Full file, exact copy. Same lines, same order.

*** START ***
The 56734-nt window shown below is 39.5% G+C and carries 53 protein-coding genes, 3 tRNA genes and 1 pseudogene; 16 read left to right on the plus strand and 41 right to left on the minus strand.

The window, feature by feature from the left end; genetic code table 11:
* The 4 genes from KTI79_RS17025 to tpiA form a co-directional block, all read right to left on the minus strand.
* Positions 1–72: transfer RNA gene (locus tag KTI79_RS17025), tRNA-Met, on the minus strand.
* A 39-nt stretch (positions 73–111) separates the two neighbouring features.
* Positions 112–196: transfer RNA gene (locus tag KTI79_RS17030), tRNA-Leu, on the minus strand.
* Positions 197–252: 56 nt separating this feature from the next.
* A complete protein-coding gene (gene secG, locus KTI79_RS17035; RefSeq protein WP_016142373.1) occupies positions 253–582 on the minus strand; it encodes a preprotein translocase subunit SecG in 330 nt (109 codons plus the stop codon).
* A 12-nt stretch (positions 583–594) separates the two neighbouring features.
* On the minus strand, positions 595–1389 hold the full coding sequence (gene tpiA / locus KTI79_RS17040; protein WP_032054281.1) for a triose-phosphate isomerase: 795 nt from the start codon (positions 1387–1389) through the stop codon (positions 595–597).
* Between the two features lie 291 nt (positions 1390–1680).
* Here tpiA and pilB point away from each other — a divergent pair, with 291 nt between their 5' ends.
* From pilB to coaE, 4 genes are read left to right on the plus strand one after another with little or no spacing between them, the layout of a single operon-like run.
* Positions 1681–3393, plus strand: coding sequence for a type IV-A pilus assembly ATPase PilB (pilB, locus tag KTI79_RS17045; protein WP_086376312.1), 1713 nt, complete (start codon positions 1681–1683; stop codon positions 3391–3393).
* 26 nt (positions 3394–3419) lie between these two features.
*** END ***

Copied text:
The 56734-nt window shown below is 39.5% G+C and carries 53 protein-coding genes, 3 tRNA genes and 1 pseudogene; 16 read left to right on the plus strand and 41 right to left on the minus strand.

The window, feature by feature from the left end; genetic code table 11:
* The 4 genes from KTI79_RS17025 to tpiA form a co-directional block, all read right to left on the minus strand.
* Positions 1–72: transfer RNA gene (locus tag KTI79_RS17025), tRNA-Met, on the minus strand.
* A 39-nt stretch (positions 73–111) separates the two neighbouring features.
* Positions 112–196: transfer RNA gene (locus tag KTI79_RS17030), tRNA-Leu, on the minus strand.
* Positions 197–252: 56 nt separating this feature from the next.
* A complete protein-coding gene (gene secG, locus KTI79_RS17035; RefSeq protein WP_016142373.1) occupies positions 253–582 on the minus strand; it encodes a preprotein translocase subunit SecG in 330 nt (109 codons plus the stop codon).
* A 12-nt stretch (positions 583–594) separates the two neighbouring features.
* On the minus strand, positions 595–1389 hold the full coding sequence (gene tpiA / locus KTI79_RS17040; protein WP_032054281.1) for a triose-phosphate isomerase: 795 nt from the start codon (positions 1387–1389) through the stop codon (positions 595–597).
* Between the two features lie 291 nt (positions 1390–1680).
* Here tpiA and pilB point away from each other — a divergent pair, with 291 nt between their 5' ends.
* From pilB to coaE, 4 genes are read left to right on the plus strand one after another with little or no spacing between them, the layout of a single operon-like run.
* Positions 1681–3393, plus strand: coding sequence for a type IV-A pilus assembly ATPase PilB (pilB, locus tag KTI79_RS17045; protein WP_086376312.1), 1713 nt, complete (start codon positions 1681–1683; stop codon positions 3391–3393).
* 26 nt (positions 3394–3419) lie between these two features.